The people who say that history repeats itself usually aren’t referring to baseball trade rumors, but here we are, with an offseason that’s already feeling a lot like last July. Around the most recent trade deadline, teams were in the hunt for starting pitching, and at the top of the market were some potentially available, cost-controlled aces. Now teams have resumed the same hunt, with rumors around many of the same targets, and maybe foremost among them are Chris Sale and Chris Archer. Sale’s an ace on a team that might elect to rebuild. Archer’s an ace on a team that can’t afford loyalty.

Just so we’re all on the same page, odds are Sale and Archer don’t both get traded. For all I know, could be that odds are neither gets traded. But let’s explore the situation anyway. Sale’s been a great starter since 2012. He’ll turn 28 in March. Archer became a quality starter in 2013, and he turned 28 in September. Sale’s long been considered perhaps the best starting pitcher in the American League. Archer this season very narrowly avoided 20 losses. If I polled you, almost all of you would rather have Sale than Archer for a must-win game tomorrow. Yet as trade negotiations go, I bet Archer has the higher price tag.

This isn’t about how the Rays negotiate, or about how the White Sox negotiate. This is about something simpler than that. First, some more background, showing why Sale is held in higher regard:

2014 – 2016 Pitcher Comparison
Chris Sale 609.1 74 71 75 16.6 16.0
Chris Archer 608.0 90 85 84 11.5 9.3

By the normal metrics, and by the advanced metrics, Sale has out-pitched Archer. The innings are almost identical, but Sale has managed the superior results. Sale has also had to deal with some worse-receiving catchers. Now, on the other hand, Sale’s average opponent over the past three years has had a 96 wRC+. Archer’s average opponent, meanwhile, has had a 102 wRC+. So Archer has faced tougher lineups, which should give him a boost. Going forward, Steamer projects Sale for a 3.43 ERA. Steamer projects Archer for a 3.34 ERA. That’s interesting, right? We all think we’re smarter than the projections, but we almost never actually are.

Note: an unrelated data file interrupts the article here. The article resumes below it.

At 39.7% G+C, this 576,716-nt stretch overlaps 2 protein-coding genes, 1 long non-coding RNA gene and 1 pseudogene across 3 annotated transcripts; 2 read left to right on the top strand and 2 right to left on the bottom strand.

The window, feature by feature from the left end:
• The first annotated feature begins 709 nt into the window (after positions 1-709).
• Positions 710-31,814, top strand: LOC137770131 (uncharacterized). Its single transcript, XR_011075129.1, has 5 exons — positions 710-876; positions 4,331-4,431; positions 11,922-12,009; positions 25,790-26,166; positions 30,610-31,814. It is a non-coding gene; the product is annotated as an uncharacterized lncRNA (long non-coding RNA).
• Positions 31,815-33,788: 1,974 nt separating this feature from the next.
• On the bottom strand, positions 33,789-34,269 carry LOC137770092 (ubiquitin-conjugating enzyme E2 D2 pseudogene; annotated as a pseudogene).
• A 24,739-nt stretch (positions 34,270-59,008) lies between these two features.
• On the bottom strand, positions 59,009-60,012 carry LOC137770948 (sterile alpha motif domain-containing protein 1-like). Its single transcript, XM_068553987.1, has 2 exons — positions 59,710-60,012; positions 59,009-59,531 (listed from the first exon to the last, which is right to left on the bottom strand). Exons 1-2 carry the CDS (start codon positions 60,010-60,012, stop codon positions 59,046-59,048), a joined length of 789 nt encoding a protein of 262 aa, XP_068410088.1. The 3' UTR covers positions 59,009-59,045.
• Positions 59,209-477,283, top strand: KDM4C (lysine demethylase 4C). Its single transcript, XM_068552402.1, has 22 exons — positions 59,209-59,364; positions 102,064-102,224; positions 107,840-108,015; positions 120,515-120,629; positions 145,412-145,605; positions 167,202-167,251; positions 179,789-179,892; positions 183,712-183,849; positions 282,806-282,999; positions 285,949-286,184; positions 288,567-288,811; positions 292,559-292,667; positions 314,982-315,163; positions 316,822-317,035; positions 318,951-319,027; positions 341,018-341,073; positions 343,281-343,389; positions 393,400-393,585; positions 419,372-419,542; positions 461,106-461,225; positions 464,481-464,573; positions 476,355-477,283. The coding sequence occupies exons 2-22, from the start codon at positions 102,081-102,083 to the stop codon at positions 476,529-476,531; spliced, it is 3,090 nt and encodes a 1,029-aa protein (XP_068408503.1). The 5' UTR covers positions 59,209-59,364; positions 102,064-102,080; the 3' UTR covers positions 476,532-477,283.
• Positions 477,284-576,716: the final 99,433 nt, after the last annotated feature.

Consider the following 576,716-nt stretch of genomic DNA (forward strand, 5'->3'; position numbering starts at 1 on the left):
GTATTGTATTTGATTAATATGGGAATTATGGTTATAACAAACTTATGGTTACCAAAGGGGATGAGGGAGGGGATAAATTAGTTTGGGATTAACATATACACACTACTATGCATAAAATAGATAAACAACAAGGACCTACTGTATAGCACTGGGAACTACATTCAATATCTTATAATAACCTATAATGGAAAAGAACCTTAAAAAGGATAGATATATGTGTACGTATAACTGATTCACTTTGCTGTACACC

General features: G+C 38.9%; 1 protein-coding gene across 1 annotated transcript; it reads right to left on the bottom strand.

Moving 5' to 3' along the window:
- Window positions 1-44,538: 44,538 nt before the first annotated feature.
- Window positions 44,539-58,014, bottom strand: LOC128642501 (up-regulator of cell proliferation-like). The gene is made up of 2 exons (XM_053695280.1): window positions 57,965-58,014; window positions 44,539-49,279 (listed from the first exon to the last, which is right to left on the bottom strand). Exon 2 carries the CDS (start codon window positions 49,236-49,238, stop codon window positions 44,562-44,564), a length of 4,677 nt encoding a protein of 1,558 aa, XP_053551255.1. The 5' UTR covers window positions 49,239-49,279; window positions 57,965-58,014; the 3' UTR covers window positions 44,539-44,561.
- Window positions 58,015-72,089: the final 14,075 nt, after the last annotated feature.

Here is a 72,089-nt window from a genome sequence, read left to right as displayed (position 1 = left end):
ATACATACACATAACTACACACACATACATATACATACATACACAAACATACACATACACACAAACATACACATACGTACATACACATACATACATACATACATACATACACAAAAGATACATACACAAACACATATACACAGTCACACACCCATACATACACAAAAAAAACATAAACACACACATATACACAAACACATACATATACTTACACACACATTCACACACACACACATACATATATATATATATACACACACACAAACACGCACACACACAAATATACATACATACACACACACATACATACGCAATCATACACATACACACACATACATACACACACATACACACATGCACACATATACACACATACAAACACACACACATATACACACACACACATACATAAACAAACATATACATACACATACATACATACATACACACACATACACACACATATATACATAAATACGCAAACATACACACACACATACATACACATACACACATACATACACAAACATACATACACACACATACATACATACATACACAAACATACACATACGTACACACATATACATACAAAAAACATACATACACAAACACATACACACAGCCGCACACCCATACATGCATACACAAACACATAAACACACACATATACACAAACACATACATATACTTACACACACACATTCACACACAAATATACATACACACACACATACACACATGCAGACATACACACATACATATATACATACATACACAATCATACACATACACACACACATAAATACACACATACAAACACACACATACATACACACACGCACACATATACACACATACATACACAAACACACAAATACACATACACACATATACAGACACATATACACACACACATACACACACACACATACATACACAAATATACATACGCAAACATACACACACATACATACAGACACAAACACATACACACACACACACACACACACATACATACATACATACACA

Sale has presumably been the better starter. You’d think he’d be the slightly better starter in 2017. He certainly has reputation on his side, as some kind of consistent ace-level workhorse. Yet what’s absolutely critical to understand is that you can’t just evaluate players as players, not when you’re dealing with potential trades or free agents. You have to take their contracts into account, and this is where Archer more than makes up ground. We’ve been writing stuff like this around here for a while. This isn’t some flashy new concept. It’s just, sometimes people have to be reminded.